This account of Pat Ward was written by the Clones Piper, the late Jack Wade, who was killed in a car accident a few years ago. The manuscript was recovered by Pat McCabe of Clones. Pat Ward, Piper and Fiddler, was born near Drumconrath, Co. Meath in 1847. Both he and his brother, locally known as the "Dowser" were taught the fiddle by a man named Casey. On coming to Drogheda Pat became acquainted with both Billy Taylor of the Allys, Drogheda, and also with Nick Markey. Both were pupils of Taylor. Mrs. E. Dunne, Pat Ward's daughter, tells me that Billy Taylor's brother, Charlie, was a real pipe mechanic, although, of course, his brother also worked at the pipe making. Taylor was a very good piper and musician in general. When the old Piper's Club started in Dubl in and the Committee were finding great difficulty in finding a teacher it was Pat who put them on the track of Nick Markey, who by this time was working for the Great Northern Railway and had been transferred to Dublin. Another interesting story that Mrs. Dunne told me was that George McCarthy, who played a double chanter, arrived at Wards at the Blackbull with a second set of pipes which had been given to him by a man home from America on holiday. George was not very interested in keeping the pipes and so decided to sell them. They were a massive set of Uillean Pipes with double chanter made by Taylor. Pat Ward advised him to take the pipes to Dublin to the next competition and there he would have a good chance of getting a buyer. This he did and was eventually offered £25 for them by Mr. O'Mealy, Belfast [for whom see the hornpipe "O'Mealy's ]. After consultation with Pat, George decided not to sell and you may agree that £25 was a lot of money about 1911/12. In the course of a week or so Mr. O'Mealy wrote to George c/o Pat offering him £30 for the pipes, so George sold the pipes for this sum. Being fond of the bottle Pat knew what George would do with the £30 so he prevailed on him to put the money in the Post Office for a rainy day and Pat actually put the money in for him. How long it remained there is another story which I am unable to tell. Pat Ward had his portrait painted more than once and on one occasion it was on display in Grafton Street where Col. Cairns, Pat's boss and then Governor of the Bank of England, paid a special visit to see it.
It must be remembered that the Ward home was a half-way house for nearly all the pipers in Ireland and many of them called for a tune and to have reeds made by Pat who was a noted reed maker. Pat's big pipes with the double chanter, that is the one he has in the picture in O'Neill's Minstrelsy were given to his son Pat Junior, who went to America. Pat Junior played the fiddle and pipes like his father did. He died at the age of 69 years leaving no family behind him . All traces of his father's pipes were lost. Pat had a grand-daughter, Nancy, now Mrs. Gray, who plays the pipes (double and single chanters)' The pipes in Dunne's house now, which Pat played on in his later years were made by the Taylors. The regulators are of the ordinary wooden type but both the double chanters have flat brass keys and are 15" long. The chanter of the pipes is made of Cocas wood and is fully keyed with a brass valve. The other double chanter which is made of holly wood has one brass C natural key. There is also a 15" Egan single chanter fully keyed belonging to these pipes. Mrs. Gray was kind enough to lend me quite a lot of manuscripts with most of the tunes written by her father. Pat Ward was knocked down on the main road near his home in March, 1928, after he had returned from 11 o'clock Mass. He was 81 years and the man driving the car was also 81 years. He was taken into his own house and attended by the late Dr. Hunt, who sent him to the Cottage Hospital, Drogheda, where he died three days later. R.I.P.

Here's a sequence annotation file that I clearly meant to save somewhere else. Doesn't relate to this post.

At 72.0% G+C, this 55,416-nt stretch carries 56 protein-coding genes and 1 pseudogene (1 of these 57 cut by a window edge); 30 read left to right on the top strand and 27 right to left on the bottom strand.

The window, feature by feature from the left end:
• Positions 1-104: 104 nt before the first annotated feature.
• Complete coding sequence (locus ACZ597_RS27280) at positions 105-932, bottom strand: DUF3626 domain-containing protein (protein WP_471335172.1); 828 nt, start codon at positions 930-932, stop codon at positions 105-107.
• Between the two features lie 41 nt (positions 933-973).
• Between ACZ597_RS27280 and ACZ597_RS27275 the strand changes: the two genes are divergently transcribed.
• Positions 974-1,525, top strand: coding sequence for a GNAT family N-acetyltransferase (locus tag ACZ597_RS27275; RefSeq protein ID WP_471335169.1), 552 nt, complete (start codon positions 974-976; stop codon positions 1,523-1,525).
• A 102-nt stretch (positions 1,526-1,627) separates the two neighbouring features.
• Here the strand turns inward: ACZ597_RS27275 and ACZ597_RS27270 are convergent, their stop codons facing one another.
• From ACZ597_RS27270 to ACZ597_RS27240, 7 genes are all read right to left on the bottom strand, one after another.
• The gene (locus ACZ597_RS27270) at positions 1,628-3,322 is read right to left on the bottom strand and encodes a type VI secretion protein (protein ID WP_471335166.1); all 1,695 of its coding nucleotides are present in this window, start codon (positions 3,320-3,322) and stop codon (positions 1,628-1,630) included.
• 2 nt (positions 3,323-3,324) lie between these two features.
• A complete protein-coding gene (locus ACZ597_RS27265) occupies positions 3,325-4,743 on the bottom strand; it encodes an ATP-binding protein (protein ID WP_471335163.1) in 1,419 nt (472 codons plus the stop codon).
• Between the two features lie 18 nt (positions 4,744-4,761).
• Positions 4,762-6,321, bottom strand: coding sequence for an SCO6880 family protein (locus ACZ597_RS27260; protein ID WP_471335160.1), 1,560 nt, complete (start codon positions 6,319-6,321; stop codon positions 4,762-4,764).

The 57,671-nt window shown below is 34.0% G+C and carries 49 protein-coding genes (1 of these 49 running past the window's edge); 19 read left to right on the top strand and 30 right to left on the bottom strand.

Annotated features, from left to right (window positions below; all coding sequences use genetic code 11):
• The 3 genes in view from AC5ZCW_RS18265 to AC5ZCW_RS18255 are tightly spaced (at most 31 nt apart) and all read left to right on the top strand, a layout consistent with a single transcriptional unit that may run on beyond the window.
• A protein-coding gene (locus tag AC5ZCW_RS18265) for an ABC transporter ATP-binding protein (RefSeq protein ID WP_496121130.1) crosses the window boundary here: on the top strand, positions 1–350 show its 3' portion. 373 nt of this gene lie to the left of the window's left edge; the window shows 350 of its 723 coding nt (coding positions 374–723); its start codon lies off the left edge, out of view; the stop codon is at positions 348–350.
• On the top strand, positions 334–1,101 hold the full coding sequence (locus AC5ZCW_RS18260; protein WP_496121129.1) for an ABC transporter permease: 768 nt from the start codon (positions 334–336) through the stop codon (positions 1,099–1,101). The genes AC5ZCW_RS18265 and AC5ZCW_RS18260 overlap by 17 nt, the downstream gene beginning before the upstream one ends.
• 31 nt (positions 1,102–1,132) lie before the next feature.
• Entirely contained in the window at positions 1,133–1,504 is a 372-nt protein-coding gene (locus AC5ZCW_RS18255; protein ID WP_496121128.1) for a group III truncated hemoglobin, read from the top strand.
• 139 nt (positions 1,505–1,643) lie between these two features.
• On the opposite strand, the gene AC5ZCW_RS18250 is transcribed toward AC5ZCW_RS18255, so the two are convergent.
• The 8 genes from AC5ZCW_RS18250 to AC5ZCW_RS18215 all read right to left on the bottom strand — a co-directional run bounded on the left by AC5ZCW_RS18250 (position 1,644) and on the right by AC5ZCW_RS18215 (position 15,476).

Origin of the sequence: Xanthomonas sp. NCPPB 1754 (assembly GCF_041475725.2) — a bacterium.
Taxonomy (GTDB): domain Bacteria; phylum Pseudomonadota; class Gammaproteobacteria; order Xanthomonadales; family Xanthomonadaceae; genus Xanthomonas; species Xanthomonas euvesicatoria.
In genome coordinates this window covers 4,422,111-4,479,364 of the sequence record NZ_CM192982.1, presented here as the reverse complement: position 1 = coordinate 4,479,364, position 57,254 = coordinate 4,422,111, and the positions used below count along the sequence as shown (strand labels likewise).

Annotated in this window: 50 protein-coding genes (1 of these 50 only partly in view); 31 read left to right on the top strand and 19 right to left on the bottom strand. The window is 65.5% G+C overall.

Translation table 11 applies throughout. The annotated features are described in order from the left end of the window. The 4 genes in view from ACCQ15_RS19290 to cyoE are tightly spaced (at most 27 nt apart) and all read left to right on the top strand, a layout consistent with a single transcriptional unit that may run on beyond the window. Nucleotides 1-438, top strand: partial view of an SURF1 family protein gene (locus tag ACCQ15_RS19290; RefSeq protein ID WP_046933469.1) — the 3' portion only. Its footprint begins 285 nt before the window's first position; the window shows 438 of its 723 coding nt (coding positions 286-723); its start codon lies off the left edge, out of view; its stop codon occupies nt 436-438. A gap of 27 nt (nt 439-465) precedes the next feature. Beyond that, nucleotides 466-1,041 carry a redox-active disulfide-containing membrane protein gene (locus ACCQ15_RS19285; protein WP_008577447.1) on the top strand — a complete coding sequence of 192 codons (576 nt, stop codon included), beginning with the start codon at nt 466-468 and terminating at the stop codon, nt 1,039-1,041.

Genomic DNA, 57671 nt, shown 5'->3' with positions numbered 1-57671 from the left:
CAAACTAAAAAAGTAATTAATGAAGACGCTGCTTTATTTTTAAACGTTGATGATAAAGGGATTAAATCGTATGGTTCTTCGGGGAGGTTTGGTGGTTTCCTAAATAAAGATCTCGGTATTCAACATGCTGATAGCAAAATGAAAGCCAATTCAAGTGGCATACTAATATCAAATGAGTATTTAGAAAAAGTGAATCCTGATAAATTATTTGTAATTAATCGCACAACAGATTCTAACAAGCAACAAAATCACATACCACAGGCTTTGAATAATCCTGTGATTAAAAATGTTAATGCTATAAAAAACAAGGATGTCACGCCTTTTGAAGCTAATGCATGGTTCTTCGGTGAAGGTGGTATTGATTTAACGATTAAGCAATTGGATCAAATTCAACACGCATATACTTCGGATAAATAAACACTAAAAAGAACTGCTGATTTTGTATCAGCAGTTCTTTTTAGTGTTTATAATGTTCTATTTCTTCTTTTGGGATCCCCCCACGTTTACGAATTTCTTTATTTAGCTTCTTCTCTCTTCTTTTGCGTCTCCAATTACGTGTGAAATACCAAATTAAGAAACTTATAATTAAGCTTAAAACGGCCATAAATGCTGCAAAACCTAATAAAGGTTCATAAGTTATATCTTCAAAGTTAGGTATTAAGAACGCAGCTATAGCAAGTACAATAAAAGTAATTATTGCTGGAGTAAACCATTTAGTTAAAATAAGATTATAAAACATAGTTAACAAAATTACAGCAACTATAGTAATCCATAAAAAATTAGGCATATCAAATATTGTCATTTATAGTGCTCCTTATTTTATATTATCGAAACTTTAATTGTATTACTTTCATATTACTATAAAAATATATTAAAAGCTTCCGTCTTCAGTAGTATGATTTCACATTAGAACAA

Source for notated version:
Printed sources: Treoir.
Recorded sources: Claddagh CCF30CD, Sean Kane, Matt Molloy, Liam O’Flinn - "The Fire Aflame" (1992). Compass Records 7 4446 2,Oisíin McAuley – “From the Hills of Donegal” (2007). Tara 1002, Seamus Ennis - "The Pure Drop" (1973).